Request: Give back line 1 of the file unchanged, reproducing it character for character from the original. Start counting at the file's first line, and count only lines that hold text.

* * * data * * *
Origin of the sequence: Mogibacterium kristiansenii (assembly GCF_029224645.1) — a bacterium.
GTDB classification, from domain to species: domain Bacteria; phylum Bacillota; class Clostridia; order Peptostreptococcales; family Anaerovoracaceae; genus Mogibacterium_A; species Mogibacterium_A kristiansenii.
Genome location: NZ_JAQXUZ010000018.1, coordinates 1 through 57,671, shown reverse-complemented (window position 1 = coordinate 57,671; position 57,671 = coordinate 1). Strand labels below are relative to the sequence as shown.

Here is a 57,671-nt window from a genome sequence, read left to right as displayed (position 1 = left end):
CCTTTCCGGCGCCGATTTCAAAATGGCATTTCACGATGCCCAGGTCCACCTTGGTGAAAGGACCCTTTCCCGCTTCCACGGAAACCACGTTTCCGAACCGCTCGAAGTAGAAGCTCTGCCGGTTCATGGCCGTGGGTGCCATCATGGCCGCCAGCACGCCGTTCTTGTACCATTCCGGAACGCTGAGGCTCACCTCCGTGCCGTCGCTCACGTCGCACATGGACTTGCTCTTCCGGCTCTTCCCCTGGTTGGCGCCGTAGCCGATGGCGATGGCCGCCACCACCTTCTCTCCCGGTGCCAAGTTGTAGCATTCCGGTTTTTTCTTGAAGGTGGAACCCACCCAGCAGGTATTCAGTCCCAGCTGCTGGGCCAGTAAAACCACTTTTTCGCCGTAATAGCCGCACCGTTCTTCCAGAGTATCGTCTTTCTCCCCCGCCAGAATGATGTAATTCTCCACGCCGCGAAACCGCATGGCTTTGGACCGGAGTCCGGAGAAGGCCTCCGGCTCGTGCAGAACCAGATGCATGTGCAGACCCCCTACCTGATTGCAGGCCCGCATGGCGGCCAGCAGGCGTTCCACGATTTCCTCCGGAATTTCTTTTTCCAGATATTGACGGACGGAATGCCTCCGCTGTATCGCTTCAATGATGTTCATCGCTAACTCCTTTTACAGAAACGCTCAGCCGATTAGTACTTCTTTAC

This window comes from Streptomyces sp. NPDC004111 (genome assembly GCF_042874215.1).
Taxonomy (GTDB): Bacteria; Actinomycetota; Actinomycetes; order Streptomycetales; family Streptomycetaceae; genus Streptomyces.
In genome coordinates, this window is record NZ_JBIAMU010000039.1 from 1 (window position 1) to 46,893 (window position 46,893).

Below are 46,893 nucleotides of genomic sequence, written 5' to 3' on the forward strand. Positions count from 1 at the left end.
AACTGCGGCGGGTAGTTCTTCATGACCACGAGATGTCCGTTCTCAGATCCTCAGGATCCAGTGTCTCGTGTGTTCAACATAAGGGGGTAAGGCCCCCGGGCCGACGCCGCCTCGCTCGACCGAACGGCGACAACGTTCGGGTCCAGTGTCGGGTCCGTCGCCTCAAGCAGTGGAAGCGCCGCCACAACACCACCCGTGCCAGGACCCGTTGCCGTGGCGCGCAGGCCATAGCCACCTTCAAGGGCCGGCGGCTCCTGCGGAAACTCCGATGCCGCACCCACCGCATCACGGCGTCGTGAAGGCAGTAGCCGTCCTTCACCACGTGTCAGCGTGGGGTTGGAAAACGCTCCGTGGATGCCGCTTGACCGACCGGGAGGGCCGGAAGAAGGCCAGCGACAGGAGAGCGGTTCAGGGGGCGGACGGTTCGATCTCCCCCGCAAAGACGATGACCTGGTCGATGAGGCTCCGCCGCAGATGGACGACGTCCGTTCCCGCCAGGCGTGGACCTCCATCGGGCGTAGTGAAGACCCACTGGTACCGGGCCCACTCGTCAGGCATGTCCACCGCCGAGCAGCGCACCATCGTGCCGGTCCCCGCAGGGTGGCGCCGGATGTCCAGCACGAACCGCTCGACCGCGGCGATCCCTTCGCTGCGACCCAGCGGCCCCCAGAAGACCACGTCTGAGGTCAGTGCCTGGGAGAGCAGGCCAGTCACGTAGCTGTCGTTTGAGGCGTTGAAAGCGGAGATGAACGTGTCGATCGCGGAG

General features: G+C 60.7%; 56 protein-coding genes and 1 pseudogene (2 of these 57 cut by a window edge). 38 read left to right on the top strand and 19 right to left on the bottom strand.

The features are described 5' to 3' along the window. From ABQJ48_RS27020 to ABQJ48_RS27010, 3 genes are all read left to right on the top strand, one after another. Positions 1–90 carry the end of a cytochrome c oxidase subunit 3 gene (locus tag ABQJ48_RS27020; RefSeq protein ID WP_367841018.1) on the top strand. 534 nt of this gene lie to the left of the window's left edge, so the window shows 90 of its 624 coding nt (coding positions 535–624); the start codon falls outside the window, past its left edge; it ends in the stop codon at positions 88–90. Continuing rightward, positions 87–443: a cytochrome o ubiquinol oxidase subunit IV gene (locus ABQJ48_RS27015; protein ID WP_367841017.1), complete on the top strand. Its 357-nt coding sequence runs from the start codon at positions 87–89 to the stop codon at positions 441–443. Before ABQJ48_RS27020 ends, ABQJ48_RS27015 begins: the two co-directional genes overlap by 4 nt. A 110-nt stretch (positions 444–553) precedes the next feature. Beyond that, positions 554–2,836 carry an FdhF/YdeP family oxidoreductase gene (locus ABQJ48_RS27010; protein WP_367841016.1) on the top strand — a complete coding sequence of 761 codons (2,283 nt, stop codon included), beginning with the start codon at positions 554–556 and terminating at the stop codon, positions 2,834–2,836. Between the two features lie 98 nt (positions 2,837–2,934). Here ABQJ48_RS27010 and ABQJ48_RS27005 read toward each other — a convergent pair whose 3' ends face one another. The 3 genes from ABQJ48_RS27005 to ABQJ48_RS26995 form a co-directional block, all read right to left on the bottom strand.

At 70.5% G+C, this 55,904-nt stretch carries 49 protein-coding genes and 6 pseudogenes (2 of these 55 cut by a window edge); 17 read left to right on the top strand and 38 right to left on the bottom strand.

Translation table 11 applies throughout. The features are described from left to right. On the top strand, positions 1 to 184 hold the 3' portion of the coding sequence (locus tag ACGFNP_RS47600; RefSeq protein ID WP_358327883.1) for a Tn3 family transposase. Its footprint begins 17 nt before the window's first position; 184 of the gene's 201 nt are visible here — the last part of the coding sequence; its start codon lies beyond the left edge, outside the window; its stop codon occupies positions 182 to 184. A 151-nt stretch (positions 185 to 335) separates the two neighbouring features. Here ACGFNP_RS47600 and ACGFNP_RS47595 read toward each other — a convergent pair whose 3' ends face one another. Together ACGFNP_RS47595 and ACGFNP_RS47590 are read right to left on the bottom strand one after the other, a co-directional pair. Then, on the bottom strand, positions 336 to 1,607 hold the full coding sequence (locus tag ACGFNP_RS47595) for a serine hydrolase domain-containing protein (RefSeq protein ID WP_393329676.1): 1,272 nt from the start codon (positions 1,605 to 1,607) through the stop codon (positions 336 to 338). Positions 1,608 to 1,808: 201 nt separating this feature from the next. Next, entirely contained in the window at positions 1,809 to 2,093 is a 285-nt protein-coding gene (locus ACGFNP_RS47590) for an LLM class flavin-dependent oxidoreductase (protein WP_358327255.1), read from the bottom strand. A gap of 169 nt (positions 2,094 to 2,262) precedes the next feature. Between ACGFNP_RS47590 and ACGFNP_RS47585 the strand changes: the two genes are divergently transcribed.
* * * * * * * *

Origin of the sequence: Mogibacterium kristiansenii (assembly GCF_029224645.1) — a bacterium.